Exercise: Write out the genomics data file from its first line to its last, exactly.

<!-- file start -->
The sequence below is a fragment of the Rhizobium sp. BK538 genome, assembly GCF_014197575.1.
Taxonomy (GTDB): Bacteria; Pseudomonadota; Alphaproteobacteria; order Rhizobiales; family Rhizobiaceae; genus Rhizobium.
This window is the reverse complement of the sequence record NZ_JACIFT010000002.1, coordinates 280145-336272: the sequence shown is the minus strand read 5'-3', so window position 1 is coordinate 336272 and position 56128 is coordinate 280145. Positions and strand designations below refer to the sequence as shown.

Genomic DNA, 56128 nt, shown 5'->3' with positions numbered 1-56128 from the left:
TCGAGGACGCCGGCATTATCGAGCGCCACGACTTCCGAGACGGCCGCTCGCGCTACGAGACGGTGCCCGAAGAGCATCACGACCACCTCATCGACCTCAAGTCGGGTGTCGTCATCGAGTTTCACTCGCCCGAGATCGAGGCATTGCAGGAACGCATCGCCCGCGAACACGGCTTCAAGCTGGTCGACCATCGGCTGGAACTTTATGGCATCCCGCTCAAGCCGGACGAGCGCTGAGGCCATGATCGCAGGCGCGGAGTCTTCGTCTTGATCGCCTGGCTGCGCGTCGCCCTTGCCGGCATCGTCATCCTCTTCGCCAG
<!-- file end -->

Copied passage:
The sequence below is a fragment of the Rhizobium sp. BK538 genome, assembly GCF_014197575.1.
Taxonomy (GTDB): Bacteria; Pseudomonadota; Alphaproteobacteria; order Rhizobiales; family Rhizobiaceae; genus Rhizobium.
This window is the reverse complement of the sequence record NZ_JACIFT010000002.1, coordinates 280145-336272: the sequence shown is the minus strand read 5'-3', so window position 1 is coordinate 336272 and position 56128 is coordinate 280145. Positions and strand designations below refer to the sequence as shown.

Genomic DNA, 56128 nt, shown 5'->3' with positions numbered 1-56128 from the left:
TCGAGGACGCCGGCATTATCGAGCGCCACGACTTCCGAGACGGCCGCTCGCGCTACGAGACGGTGCCCGAAGAGCATCACGACCACCTCATCGACCTCAAGTCGGGTGTCGTCATCGAGTTTCACTCGCCCGAGATCGAGGCATTGCAGGAACGCATCGCCCGCGAACACGGCTTCAAGCTGGTCGACCATCGGCTGGAACTTTATGGCATCCCGCTCAAGCCGGACGAGCGCTGAGGCCATGATCGCAGGCGCGGAGTCTTCGTCTTGATCGCCTGGCTGCGCGTCGCCCTTGCCGGCATCGTCATCCTCTTCGCCAG